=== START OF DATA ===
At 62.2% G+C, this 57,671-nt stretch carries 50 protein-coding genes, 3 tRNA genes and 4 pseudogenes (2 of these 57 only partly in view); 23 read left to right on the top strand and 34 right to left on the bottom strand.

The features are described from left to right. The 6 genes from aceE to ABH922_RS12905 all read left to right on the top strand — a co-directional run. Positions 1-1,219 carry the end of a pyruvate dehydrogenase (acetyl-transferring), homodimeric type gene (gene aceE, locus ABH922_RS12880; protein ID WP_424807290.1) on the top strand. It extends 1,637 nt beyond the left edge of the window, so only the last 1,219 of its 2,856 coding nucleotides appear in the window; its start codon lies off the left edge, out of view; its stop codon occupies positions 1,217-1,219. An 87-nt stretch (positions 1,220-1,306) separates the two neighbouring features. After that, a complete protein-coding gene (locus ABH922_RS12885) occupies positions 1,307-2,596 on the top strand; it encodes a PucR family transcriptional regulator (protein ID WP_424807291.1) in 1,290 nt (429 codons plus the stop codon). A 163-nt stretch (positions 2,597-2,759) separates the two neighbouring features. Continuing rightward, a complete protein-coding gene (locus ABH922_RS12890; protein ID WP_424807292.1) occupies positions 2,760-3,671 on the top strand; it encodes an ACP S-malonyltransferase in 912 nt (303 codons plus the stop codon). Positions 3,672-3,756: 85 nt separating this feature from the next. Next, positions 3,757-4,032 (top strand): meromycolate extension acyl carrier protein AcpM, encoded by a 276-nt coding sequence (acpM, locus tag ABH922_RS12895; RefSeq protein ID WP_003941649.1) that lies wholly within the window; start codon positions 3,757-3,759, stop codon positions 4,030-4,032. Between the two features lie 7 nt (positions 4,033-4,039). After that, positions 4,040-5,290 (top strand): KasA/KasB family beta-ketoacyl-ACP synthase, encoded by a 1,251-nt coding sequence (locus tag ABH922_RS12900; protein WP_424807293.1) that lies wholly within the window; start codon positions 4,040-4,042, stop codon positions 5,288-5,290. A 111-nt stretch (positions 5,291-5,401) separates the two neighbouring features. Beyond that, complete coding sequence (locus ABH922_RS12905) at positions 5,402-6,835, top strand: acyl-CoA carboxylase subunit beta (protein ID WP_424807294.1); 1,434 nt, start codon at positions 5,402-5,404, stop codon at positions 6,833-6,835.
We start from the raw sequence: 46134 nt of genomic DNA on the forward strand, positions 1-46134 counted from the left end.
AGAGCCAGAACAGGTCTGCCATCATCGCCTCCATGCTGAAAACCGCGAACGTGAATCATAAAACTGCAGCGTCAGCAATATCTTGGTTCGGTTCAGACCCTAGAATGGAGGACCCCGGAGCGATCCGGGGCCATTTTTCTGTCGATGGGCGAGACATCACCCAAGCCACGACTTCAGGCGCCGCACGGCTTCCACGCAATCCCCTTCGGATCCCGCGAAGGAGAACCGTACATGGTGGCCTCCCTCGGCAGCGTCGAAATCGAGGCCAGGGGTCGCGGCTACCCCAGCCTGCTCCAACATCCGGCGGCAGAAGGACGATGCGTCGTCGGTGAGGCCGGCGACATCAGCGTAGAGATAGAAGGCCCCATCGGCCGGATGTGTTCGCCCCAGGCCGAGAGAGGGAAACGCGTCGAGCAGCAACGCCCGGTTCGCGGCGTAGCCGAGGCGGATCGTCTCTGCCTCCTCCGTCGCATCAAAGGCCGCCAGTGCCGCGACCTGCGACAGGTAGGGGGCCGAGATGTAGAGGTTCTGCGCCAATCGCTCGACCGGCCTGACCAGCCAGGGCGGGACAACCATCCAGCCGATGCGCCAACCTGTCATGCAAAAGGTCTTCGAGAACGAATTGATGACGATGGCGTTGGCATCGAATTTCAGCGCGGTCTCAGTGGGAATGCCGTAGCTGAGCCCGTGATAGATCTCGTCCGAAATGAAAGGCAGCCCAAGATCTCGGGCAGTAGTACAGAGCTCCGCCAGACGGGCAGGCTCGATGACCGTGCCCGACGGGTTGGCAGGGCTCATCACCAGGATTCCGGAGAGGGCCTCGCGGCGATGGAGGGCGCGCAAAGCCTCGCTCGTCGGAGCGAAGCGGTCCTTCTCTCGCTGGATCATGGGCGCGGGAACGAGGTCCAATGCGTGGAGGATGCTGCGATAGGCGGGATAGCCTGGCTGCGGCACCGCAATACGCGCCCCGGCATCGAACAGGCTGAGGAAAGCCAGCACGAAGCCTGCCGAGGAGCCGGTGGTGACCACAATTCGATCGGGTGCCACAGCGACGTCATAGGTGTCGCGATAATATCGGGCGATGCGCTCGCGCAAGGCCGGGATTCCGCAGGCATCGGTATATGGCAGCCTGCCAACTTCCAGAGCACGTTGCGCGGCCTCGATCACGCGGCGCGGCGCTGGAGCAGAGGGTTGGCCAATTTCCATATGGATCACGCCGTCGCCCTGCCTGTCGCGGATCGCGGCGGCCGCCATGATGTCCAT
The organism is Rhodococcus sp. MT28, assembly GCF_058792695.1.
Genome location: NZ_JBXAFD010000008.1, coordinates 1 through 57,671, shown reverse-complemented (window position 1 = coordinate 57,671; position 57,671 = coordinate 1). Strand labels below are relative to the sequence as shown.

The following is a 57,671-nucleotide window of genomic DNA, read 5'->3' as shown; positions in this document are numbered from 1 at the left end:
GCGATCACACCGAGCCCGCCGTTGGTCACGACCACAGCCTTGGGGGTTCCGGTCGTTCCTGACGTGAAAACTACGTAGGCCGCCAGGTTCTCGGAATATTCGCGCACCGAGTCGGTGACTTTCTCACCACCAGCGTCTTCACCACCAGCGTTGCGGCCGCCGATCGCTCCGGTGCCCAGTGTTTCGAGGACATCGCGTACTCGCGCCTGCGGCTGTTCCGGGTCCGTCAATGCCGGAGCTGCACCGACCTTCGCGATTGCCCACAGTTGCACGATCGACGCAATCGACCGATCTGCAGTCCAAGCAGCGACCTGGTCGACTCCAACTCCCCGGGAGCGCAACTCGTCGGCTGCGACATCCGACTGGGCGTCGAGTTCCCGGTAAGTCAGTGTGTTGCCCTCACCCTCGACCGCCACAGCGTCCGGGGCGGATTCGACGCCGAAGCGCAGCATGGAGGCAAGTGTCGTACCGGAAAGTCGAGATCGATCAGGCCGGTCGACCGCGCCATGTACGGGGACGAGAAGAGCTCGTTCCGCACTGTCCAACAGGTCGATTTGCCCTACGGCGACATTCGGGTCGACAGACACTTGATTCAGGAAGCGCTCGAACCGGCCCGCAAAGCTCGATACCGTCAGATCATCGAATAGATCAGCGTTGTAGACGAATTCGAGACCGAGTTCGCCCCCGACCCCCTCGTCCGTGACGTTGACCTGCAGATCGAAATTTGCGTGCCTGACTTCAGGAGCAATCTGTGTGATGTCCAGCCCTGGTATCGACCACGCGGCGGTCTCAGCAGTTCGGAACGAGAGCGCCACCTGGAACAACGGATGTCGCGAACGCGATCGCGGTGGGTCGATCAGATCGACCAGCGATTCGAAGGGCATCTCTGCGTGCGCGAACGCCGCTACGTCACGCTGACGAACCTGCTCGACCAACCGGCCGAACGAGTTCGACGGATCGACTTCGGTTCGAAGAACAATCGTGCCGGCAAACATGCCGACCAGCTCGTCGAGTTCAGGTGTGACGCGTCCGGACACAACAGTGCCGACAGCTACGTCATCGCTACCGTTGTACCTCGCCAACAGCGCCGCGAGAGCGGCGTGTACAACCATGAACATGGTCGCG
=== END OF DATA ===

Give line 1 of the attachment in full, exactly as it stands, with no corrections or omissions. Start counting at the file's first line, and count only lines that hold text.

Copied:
At 62.2% G+C, this 57,671-nt stretch carries 50 protein-coding genes, 3 tRNA genes and 4 pseudogenes (2 of these 57 only partly in view); 23 read left to right on the top strand and 34 right to left on the bottom strand.